As a quick check, the circuit shown above had the voltmeter input subjected to a potential divider circuit consisting of two resistors. The calculated voltage (if the resistors were precisely the correct values and the supply was exactly 5 V) out of the potential divider is 0.04950 V. When the software was run, it reported measurements of 0.04991V in the short test. Not bad for such a simple project!
Diodes D1 and D2 in the circuit above are optional but highly recommended because they will provide some protection to the integrated circuit if the input is accidentally subjected to a voltage outside the 0-1V range.
Input Design Tips
The Raspberry Pi can be protected from accidental connections to higher than expected voltages by adding an additional circuit to the inputs in use. A very good option in some situations is to use an optocoupler alternatively a low-cost method such as the circuit below will tolerate voltages as high as 60 V without damaging the Raspberry Pi, and will cope with reversed connections too (Figure 15). The BC547B transistor in the circuit can be replaced with another type such as 2N3904 or BC549 if more convenient to obtain. R1 can be a (normal) 0.25 W resistor for inputs up to around 50 V, and will need to be a 0.5 W part otherwise.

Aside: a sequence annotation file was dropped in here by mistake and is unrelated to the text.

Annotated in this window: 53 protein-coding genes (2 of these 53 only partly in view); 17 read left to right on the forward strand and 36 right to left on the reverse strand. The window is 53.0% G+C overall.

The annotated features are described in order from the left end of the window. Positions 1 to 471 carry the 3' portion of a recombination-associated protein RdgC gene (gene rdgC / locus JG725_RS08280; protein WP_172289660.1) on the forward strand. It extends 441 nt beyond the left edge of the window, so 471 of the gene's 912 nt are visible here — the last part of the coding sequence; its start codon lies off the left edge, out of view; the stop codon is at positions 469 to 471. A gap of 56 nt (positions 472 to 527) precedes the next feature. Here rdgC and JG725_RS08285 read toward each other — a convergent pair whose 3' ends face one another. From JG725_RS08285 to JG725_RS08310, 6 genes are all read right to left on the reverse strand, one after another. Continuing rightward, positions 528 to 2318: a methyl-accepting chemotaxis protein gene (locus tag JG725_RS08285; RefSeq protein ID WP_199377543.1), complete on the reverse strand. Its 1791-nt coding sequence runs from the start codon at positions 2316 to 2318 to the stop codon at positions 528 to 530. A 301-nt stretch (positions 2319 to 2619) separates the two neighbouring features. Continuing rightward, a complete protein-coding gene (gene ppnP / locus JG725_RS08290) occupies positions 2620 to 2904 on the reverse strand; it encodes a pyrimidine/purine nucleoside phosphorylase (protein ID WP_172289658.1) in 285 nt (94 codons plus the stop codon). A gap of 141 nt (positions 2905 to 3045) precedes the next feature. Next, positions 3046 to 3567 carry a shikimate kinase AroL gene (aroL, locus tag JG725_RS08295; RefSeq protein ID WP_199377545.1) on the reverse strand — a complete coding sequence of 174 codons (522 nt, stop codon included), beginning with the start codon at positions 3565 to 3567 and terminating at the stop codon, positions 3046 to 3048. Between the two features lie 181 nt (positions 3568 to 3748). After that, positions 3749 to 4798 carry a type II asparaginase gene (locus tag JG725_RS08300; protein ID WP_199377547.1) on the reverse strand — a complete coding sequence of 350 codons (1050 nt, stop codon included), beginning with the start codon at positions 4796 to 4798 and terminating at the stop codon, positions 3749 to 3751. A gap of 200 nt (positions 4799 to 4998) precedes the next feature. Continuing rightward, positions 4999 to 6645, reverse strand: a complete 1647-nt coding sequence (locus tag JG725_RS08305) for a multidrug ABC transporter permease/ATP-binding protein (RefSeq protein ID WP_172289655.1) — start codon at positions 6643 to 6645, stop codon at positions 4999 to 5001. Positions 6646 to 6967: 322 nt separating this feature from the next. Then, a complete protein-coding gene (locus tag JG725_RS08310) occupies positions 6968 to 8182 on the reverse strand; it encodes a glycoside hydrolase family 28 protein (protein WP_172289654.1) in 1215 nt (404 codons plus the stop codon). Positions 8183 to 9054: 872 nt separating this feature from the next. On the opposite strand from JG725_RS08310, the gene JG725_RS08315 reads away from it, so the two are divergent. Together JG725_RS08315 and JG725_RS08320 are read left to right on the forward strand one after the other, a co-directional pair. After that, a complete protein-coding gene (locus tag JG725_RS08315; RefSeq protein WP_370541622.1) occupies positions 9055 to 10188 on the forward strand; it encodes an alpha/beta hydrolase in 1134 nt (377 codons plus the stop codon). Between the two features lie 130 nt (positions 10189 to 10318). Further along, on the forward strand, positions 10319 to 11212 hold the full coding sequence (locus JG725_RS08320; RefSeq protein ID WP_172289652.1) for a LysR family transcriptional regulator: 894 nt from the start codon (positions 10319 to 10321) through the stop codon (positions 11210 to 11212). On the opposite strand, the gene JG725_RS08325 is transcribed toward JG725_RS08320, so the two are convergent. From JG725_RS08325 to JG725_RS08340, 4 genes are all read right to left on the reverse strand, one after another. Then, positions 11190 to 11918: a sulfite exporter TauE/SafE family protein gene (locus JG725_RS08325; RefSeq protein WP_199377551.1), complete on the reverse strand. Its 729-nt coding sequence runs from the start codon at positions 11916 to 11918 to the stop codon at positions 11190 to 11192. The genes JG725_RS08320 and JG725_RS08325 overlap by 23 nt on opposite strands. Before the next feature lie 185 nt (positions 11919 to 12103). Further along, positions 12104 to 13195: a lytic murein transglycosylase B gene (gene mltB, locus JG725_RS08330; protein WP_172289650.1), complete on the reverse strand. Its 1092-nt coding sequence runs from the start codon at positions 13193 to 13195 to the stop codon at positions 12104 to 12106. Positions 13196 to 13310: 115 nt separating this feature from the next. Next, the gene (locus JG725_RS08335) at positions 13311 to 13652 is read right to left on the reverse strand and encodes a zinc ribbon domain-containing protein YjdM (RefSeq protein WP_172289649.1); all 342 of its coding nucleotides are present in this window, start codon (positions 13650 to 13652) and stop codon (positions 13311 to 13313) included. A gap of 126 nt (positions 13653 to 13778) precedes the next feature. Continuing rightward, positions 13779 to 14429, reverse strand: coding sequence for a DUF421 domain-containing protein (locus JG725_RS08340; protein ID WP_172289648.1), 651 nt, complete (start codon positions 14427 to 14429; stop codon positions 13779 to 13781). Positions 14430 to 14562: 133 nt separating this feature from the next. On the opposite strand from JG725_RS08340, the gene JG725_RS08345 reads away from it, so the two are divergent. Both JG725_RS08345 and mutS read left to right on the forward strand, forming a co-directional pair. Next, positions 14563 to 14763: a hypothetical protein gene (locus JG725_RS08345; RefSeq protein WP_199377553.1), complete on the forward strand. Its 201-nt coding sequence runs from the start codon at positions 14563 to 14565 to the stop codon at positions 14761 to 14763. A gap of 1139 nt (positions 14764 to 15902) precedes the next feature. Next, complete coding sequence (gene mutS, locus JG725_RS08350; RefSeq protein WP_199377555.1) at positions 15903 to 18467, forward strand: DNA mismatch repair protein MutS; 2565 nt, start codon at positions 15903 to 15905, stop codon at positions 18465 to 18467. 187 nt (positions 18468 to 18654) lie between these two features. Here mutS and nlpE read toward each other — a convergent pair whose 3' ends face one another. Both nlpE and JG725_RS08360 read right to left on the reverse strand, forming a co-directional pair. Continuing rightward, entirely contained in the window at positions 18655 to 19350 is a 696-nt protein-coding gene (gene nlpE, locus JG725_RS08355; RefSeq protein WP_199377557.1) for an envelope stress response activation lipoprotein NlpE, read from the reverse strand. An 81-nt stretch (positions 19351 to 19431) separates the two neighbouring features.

The output of this circuit is inverted, and an input voltage higher than about 2 V will pull the output low.
Connecting to 5 V Logic
A direct connection of a 5 V logic output to a Raspberry Pi input could cause damage. Different approaches can be taken depending on the specific need.
If the 5 V logic output changes slowly then you could consider using a potential divider circuit (i.e. two resistors) but it is not a great method (it doesn’t work for fast circuits). A far better method is to use a 5 V tolerant buffer integrated circuit. A mid-way approach adequate for up to 100 kHz switching speed is shown below (Figure 16), using a ZVN2110A N-channel MOSFET. The output is inverted.